Why is incomputability weaker than Kolmogorov complexity?

Abbot et al. "Experimentally probing the algorithmic randomness and incomputability of quantum randomness" remark that "incomputability is a weaker property than Kolmogorov randomness". I understand that a Kolmogorov random infinite sequence is incomputable. The statement implies that there are incomputable sequences that are not Kolmogorov random. Why? (It's difficult for me to imagine what such a sequence would be like. If the answer is complicated, pointers to textbooks or literature at a similar level would be welcome.)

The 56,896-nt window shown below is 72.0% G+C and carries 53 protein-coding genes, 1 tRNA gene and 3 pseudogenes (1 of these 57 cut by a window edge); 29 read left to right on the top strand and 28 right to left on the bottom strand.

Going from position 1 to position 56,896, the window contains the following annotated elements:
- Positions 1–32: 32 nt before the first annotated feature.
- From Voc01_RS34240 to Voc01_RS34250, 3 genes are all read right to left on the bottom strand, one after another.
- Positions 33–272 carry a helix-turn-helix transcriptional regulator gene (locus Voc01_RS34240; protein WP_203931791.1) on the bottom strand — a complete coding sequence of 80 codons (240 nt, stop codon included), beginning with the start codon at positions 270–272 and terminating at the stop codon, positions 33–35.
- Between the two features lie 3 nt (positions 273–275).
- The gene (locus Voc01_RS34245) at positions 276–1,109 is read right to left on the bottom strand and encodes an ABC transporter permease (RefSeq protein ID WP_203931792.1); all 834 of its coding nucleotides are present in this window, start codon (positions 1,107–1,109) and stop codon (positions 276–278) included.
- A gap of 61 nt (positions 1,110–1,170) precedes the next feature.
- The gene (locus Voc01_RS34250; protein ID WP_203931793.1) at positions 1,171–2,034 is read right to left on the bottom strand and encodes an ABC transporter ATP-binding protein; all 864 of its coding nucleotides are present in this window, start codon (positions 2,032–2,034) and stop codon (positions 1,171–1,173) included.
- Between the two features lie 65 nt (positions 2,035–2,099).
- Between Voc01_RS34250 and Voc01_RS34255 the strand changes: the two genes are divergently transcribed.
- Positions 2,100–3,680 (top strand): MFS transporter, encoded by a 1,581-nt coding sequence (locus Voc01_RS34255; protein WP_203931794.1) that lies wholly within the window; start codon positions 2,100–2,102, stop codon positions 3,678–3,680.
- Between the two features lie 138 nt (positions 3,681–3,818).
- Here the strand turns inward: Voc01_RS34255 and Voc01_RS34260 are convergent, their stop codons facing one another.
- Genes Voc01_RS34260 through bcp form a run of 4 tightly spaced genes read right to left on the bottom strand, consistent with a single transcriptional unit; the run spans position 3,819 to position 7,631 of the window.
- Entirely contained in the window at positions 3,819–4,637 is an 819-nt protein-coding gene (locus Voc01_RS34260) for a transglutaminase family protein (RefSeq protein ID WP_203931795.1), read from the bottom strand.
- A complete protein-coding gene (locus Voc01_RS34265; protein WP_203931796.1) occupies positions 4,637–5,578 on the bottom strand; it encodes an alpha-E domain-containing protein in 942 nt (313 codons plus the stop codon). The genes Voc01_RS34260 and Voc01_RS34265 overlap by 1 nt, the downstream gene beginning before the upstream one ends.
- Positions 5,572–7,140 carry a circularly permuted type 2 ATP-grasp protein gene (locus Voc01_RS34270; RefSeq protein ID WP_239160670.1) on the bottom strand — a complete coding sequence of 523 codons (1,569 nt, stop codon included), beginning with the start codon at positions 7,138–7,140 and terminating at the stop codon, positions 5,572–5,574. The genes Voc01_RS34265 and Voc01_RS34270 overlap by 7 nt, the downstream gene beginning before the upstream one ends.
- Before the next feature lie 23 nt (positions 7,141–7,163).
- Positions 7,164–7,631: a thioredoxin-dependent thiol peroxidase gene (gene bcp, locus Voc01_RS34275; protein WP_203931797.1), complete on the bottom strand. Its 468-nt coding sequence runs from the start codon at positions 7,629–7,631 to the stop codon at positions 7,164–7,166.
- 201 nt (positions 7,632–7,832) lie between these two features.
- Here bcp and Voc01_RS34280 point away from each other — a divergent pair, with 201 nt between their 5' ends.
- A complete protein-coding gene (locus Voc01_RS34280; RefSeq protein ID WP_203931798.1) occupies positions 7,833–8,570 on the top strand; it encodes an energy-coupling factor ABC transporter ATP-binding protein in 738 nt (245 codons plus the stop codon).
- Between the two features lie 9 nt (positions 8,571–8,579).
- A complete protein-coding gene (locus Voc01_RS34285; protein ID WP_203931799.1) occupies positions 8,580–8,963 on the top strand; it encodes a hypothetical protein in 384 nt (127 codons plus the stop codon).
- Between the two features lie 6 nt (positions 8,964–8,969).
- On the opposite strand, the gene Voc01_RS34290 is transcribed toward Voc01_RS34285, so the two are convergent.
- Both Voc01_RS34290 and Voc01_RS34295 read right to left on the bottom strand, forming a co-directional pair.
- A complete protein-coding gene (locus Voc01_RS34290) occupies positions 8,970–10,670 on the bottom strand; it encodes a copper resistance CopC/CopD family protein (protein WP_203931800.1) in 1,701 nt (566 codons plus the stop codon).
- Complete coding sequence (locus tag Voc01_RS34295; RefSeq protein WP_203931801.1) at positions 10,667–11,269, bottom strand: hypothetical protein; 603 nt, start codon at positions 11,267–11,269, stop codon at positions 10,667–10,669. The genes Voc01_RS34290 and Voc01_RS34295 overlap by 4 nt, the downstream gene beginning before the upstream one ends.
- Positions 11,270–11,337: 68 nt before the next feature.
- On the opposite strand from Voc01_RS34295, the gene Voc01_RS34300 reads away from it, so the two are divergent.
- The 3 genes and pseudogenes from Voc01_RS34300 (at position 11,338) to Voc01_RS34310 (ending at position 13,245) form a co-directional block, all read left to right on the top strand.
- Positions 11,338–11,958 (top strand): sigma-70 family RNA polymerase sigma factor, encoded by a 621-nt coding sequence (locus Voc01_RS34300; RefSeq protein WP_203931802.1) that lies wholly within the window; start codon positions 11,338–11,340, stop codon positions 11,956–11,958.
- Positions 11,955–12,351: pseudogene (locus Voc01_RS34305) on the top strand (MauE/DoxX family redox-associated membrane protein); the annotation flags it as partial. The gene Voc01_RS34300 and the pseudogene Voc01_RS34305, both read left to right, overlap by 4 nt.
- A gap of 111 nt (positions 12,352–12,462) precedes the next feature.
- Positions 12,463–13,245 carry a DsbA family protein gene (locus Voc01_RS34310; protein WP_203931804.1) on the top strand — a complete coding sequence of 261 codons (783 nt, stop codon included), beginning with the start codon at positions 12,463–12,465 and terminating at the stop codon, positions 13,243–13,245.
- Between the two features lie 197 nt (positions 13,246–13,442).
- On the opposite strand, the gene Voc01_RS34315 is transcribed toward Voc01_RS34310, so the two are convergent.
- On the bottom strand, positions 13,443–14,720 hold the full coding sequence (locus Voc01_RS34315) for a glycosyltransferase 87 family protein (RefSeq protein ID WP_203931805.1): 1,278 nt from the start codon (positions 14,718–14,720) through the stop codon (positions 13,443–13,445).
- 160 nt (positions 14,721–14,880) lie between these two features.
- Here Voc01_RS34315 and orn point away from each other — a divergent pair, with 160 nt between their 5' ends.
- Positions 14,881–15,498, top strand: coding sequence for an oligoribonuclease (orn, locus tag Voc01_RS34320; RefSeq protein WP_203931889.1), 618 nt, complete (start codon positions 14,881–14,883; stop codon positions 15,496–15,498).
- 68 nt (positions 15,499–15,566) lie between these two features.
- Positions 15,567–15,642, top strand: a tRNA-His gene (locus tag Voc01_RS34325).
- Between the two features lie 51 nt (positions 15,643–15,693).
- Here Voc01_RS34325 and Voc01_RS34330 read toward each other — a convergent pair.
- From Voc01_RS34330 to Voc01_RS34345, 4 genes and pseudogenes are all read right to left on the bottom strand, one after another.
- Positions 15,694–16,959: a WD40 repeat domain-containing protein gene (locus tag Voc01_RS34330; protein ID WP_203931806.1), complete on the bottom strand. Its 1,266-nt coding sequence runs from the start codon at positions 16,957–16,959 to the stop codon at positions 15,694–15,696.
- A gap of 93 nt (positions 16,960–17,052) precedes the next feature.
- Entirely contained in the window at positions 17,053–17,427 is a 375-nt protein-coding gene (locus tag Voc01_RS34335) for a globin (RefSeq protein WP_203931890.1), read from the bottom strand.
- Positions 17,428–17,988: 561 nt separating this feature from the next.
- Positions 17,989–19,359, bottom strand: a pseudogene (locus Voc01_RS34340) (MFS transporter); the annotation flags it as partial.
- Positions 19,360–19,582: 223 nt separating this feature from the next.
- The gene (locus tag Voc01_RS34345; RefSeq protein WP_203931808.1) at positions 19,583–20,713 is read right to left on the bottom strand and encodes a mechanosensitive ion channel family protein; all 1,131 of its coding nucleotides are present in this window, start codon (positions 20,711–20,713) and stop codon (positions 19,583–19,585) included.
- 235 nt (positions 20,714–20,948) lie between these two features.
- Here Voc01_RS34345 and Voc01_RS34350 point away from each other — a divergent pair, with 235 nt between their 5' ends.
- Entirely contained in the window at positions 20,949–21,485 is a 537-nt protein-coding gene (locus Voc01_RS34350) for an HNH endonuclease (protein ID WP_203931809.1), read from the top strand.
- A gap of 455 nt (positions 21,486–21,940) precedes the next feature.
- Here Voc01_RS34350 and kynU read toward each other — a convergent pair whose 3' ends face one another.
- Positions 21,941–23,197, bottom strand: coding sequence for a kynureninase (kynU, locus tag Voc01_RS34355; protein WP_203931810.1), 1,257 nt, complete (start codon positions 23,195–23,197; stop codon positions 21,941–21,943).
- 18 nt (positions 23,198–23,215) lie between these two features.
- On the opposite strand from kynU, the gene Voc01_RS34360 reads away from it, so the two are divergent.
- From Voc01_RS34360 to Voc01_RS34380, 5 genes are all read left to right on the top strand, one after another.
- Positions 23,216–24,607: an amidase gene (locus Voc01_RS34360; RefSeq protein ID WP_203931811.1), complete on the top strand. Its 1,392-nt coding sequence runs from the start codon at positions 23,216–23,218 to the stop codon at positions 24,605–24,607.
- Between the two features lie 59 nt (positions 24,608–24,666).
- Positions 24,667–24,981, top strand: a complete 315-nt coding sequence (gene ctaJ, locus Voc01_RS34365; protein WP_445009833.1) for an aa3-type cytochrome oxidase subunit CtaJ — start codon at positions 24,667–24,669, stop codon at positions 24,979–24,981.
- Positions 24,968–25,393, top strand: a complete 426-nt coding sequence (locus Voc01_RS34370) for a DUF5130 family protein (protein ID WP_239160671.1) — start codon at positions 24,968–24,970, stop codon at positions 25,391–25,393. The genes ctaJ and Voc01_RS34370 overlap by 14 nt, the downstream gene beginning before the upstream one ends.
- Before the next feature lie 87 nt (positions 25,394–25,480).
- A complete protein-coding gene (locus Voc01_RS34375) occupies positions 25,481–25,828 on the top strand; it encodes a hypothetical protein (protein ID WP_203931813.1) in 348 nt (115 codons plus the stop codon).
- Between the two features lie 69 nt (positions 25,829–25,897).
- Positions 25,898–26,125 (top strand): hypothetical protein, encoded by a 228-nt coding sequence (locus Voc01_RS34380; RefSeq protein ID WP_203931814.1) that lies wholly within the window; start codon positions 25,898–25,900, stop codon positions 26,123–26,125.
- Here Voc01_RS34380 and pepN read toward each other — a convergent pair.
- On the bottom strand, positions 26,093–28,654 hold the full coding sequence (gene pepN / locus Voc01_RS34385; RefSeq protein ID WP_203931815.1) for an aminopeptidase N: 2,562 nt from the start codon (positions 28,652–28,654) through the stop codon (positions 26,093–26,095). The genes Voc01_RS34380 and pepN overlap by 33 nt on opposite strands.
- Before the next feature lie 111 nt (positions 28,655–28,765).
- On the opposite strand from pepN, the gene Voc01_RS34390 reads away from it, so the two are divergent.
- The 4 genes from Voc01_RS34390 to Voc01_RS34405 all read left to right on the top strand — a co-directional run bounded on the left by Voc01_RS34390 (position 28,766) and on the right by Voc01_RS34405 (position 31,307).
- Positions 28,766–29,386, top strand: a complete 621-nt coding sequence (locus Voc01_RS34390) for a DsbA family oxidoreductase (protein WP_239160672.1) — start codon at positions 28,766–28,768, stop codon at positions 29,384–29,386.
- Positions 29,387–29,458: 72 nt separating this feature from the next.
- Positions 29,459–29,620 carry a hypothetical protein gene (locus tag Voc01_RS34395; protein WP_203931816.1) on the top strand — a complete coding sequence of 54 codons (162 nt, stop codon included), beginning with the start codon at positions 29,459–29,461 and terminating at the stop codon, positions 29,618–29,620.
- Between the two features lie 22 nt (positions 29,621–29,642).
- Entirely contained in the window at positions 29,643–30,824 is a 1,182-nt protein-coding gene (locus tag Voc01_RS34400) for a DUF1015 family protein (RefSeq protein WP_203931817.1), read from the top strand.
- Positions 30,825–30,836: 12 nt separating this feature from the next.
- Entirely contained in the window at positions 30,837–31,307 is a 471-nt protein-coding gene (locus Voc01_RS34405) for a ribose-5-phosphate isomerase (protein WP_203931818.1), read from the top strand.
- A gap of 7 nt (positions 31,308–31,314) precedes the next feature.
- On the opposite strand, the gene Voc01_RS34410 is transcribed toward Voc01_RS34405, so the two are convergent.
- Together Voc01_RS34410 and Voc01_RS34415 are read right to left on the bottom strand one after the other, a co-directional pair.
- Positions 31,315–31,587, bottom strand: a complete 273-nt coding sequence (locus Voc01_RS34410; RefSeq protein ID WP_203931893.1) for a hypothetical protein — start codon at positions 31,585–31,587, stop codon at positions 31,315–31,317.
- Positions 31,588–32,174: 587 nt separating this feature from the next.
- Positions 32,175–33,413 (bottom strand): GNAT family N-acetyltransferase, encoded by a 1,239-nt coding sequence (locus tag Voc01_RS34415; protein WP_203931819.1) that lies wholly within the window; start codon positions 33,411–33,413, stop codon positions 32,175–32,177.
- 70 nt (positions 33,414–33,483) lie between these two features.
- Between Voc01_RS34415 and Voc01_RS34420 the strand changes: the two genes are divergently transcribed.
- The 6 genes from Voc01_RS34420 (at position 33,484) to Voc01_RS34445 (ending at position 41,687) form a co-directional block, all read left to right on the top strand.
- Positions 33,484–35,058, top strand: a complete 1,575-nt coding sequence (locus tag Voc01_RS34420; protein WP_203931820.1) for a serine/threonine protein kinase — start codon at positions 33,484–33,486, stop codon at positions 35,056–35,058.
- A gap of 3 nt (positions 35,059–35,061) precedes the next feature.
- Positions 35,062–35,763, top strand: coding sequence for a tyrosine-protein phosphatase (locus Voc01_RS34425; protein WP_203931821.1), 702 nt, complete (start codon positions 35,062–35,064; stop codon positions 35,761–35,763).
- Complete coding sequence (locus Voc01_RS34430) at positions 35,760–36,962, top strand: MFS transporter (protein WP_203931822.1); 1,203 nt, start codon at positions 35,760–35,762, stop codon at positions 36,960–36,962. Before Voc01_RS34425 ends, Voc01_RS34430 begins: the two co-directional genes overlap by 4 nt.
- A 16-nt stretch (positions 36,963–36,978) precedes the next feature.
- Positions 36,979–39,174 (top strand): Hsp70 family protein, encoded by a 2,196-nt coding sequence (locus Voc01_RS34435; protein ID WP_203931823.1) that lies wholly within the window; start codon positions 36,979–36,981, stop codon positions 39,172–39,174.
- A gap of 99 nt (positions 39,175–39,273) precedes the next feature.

Take your favorite noncomputable infinite binary sequence $$f$$ and consider the new sequence $$g:=f(0), 0, f(1), 0, f(2), 0, ...$$ Clearly $$g$$ is again noncomputable ($$f$$ and $$g$$ have the same Turing degree), but $$g$$ also has lots of "predictable behavior" since every other bit of $$g$$ is zero. This prevents $$g$$ from being Kolmogorov random. So, in fact, not only does noncomputability not imply randomness, but every noncomputable sequence has the same Turing degree as a non-random sequence.